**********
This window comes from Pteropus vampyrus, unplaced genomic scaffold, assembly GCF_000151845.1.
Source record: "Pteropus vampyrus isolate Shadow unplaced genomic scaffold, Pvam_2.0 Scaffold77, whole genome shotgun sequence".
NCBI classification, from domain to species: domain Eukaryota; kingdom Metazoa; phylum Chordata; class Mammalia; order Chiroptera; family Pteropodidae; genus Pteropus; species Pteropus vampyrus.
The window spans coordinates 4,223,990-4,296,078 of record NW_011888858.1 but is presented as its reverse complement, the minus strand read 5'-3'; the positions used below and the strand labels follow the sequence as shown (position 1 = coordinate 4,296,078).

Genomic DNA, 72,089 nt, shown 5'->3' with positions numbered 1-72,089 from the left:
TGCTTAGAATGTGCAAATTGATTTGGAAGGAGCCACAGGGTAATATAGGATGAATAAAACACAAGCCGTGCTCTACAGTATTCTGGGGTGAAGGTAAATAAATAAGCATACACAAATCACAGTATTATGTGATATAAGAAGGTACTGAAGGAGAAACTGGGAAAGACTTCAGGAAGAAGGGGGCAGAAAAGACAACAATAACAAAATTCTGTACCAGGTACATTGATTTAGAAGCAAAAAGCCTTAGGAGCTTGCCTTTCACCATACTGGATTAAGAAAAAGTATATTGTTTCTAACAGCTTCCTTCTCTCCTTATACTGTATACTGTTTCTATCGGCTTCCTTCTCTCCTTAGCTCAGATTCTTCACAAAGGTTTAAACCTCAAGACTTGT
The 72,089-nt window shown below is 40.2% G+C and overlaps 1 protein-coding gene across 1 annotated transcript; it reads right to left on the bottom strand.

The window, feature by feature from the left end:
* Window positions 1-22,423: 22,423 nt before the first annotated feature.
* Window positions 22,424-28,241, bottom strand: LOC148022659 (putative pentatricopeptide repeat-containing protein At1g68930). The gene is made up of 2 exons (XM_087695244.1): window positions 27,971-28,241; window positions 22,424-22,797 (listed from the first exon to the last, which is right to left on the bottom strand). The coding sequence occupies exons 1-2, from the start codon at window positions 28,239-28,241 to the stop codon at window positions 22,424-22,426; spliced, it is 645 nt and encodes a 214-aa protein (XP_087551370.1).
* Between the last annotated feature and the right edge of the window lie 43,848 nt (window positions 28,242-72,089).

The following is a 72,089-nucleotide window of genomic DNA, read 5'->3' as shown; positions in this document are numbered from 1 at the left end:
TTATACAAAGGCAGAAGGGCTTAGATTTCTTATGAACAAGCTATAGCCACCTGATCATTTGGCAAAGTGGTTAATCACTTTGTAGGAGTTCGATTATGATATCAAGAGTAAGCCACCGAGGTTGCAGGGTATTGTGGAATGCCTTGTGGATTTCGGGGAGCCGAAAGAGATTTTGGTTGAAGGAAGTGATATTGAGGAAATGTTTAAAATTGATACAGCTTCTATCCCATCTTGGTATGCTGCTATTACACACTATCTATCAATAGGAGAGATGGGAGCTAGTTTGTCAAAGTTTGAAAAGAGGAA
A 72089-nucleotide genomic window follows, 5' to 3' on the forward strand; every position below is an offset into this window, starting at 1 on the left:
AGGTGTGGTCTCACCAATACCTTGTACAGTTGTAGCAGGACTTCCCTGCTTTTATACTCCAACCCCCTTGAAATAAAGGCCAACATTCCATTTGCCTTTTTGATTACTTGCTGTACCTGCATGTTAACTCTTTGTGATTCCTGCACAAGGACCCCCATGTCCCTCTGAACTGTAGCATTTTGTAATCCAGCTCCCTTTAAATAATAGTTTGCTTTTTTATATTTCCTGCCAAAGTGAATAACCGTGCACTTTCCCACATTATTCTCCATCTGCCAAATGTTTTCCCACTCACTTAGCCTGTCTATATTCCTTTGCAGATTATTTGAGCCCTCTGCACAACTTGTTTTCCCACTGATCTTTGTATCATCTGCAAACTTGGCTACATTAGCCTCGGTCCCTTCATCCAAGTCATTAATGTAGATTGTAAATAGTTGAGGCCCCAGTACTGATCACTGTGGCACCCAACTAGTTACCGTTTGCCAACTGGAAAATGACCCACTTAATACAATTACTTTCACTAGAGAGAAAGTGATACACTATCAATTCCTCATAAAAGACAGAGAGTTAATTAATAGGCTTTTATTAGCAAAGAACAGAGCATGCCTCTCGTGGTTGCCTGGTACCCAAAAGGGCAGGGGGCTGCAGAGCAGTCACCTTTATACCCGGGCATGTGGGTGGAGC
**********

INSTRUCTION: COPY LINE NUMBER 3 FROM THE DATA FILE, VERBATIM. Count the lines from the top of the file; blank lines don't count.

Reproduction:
NCBI classification, from domain to species: domain Eukaryota; kingdom Metazoa; phylum Chordata; class Mammalia; order Chiroptera; family Pteropodidae; genus Pteropus; species Pteropus vampyrus.